Cancer Medicine Politics

John McCain a “dead man walking”? Not so fast, ptosis-boys!

It figures.

I know, I like to start posts with “it figures,” and maybe I do it too often, but this time it really fits. For a moment I thought I was going to have a lot of egg on my face over this, but just for a moment. Yesterday, I wrote a rather extensive post about how some left wing bloggers are going into fits of paranoid conspiracy-mongering frenzy, claiming that John McCain’s melanoma was more extensive than advertised and that he is supposedly dying of recurrent melanoma and hiding it from everyone. I spent a lot of effort, not to mention verbiage, explaining why that scenario is incredibly unlikely. So what happens on the very same day that I shoot that issue down?

Another one pops up.

This time around, it’s a number of blogs wondering what’s wrong with John McCain’s left eye, starting with bellow ScienceBlogger Neurotopia. The speculation as based on this video:

First off, I thought the finding was fairly subtle. Second, I’m a little alarmed at how fast people are to jump to the conclusion that it must be due to a stroke or even worse. It’s pretty unlikely, too, as a stroke is unlikely to produce just a droopy eyelid (ptosis) and this strikes me as yet another example of people who don’t like John McCain being rather disturbingly eager to find something physically wrong with him.

Shadowfax over at Movin’ Meat has posted decent primer on potential reasons why McCain might have ptosis (complete with illustrations, yet!) but as usual I can’t resist putting my two cents in, mainly because I don’t think Shadowfax covered all the bases. (As a big-time J.R.R. Tolkien fan, I still can’t believe I just typed that sentence. On the other hand, Shadowfax could cover all the bases faster than anyone.) First off, it has to be remembered that ptosis is a physical sign. It’s a sign that can be caused by a fairly large number of processes, most of which are benign and do not involve having had a stroke, and what it means depends upon the clinical context, including the symptoms, if any, that might be associated with that sign.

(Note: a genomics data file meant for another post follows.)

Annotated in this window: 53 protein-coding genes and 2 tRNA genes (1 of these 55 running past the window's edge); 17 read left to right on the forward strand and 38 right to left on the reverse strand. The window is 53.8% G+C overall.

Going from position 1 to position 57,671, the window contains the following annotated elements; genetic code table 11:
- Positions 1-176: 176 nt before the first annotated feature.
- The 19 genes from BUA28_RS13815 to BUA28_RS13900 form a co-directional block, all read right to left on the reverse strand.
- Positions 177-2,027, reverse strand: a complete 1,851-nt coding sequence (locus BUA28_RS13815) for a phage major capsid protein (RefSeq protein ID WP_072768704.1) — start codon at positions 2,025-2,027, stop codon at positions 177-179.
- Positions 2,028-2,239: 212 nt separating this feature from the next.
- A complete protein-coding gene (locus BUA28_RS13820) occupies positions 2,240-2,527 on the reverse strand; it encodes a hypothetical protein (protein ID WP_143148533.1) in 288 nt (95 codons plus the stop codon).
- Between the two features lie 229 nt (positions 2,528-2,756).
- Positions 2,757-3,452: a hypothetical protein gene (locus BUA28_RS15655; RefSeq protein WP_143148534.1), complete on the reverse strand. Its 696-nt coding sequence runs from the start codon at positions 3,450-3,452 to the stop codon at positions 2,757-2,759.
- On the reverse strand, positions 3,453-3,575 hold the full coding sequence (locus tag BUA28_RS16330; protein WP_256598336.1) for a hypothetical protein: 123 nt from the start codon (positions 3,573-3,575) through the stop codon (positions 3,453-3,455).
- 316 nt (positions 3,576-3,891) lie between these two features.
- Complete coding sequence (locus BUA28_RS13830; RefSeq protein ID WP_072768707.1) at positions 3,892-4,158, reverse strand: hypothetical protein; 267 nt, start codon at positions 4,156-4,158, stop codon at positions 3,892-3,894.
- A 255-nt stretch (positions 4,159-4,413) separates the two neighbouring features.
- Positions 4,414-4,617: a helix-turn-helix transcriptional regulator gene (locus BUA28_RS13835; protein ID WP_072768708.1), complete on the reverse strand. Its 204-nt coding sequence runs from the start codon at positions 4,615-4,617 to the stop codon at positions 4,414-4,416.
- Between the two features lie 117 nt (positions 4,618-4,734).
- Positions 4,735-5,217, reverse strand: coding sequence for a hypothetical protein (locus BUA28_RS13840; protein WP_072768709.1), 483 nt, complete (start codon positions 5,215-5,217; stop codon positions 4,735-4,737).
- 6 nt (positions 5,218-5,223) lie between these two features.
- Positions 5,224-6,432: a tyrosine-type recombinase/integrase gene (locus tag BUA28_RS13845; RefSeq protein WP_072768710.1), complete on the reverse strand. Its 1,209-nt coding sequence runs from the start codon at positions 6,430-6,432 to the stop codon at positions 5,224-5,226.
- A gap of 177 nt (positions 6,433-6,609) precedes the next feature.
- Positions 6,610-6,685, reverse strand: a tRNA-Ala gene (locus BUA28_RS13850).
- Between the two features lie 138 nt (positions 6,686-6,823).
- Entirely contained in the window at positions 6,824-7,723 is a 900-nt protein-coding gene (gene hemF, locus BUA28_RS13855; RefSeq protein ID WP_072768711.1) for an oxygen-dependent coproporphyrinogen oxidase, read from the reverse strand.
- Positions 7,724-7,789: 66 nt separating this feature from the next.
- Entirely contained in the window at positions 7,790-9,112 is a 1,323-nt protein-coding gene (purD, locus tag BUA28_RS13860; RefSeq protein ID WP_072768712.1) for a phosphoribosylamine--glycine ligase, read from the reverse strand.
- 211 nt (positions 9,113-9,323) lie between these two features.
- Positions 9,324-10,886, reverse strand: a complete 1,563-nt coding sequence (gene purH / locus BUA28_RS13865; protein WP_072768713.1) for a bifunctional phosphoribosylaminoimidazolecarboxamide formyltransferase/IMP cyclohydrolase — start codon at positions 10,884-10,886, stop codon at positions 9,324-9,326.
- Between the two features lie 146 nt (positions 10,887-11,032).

Causes of ptosis can, in fact, be divided into two general types: neurogenic (involving nerve dysfunction or injury) and non-neurogenic. I could also add a third type, namely as a symptom of systemic disease (for instance, myasthenia gravis). Shadowfax covered the neurogenic causes fairly well, I will emphasize the non-neurogenic causes more, although I can’t resist mentioning one thing. Shadowfax observes:

Are these clearly visible neurologic deficits consistent with a stroke? Well, sort of but not exactly. There does not appear to be any motor abnormality of the lower part of the face, and his speech is quite clear. Updated: On closer viewing, I think there is some asymmetry of the lower face, with slight smoothing of the nasolabial fold, and reduced excursion of the mouth. It is subtle, and McCain’s face is asymmetric at baseline, so it’s hard to say whether it is significant. If the impairment were caused by a central lesion (i.e. in the brain), I would generally expect those areas to be affected also, since the motor cortex that controls that area is not usually broken down quite so discretely. But weird stuff can happen in neurology, so it’s certainly not conclusive, and a cerebrovascular accident is by no means excluded as a possible cause.